The books are about characters who are aspirational – who want to grow beyond the humble circumstances they have been born in. There is a deep desire to move up the social ladder despite the muck around them. They come from unsophisticated, uneducated and unexposed backgrounds but are second to none in grit, creativity and hunger. The characters are not black and white – but all shades of grey – A lot like the author.
Second, there is always a subplot in the books which is the gist of the times. There is a slice of the latest drama unfolding around us. It could be the cow belt crime and politics in one, India-Pakistan in another and deepening religious polarization in the third. All these plots are weaved in delicately so that it does not sound pedantic and on your face but make no mistake, they are right there.
A third and in my mind the most important part of the books are that the characters and the plot are unapologetic. They are what they are. They do not pretend to be someone else almost daring the reader not to like them, however deeply confident that the reader will not be able to resist loving them.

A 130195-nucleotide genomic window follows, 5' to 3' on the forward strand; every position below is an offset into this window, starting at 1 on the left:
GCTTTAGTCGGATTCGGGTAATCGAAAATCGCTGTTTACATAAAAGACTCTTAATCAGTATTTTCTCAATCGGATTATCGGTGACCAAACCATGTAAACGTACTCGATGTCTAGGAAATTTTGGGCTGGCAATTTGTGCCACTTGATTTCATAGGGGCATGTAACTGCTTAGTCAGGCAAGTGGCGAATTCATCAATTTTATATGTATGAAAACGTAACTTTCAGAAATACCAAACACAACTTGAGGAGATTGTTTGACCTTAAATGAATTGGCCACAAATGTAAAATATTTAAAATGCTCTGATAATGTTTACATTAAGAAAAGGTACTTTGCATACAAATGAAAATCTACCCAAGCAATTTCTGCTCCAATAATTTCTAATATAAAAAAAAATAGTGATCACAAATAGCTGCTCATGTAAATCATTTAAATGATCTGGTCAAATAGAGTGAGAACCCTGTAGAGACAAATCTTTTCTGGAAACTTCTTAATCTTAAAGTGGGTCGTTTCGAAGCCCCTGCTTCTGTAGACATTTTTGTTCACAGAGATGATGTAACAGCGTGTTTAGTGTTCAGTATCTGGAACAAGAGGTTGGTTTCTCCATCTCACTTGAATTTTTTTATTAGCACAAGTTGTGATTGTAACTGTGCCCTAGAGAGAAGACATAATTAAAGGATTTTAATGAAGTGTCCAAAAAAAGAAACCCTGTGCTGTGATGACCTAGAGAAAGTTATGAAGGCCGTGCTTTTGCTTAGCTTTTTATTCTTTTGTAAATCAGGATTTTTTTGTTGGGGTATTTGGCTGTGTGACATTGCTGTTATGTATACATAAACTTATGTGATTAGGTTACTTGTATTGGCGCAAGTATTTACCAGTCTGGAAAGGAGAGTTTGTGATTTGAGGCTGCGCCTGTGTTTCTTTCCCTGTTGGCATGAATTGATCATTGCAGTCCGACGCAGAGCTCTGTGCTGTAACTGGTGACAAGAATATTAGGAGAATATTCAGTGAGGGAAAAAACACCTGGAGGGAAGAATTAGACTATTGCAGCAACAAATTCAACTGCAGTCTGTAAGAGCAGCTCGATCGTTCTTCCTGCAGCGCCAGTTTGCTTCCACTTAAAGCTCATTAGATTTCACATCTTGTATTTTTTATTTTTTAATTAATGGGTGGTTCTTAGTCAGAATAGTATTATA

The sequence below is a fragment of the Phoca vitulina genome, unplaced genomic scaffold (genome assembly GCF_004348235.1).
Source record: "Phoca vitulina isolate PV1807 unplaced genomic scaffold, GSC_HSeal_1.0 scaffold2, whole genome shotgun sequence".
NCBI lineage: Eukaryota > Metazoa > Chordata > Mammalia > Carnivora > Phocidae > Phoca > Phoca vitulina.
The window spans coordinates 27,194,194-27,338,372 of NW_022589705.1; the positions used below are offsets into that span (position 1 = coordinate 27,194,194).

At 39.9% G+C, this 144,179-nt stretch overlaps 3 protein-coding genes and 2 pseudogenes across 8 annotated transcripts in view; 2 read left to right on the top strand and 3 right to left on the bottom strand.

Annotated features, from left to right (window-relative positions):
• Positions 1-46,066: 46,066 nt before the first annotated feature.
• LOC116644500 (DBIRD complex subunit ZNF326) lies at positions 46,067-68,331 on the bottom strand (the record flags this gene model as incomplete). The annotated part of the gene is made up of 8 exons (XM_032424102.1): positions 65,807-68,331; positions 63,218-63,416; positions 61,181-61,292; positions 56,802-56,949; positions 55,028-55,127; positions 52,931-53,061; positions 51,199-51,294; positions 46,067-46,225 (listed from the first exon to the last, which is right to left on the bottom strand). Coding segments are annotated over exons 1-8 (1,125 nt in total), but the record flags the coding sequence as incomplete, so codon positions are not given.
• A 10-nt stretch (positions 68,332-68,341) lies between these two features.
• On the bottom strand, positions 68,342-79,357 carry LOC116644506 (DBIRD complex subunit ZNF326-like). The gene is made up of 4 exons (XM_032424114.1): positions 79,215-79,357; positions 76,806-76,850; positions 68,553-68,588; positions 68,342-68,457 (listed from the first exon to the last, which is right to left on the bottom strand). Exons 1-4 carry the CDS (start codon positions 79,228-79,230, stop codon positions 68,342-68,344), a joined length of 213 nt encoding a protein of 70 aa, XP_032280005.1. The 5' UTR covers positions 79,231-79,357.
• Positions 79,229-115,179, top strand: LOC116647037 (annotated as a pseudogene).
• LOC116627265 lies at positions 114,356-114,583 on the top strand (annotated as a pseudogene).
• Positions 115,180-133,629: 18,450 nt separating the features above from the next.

The last point – I love when I see him write even when I may not like what he has written. Pankaj Dubey is an inspiration to three kinds of people – first people who come from the small towns and villages of India, second people who think and feel in the vernacular languages and finally third, those who have been tormented by Mathematics during their school life. Pankaj, the author whom I am talking about is a source of hope for all these kinds.
I have known the author Pankaj Dubey since school and so it is quite likely that I see his charms and literary histrionics with lens that would do the disservice of amplifying them both, depriving me the eye of objectivity when I sit to analyse his writings. It would have been a lot easier had I not known him – but I guess it is too late for that.
The is an avid blogger and the author of Kabeer in Korporates , Corporate Lessons From A Great Mystic.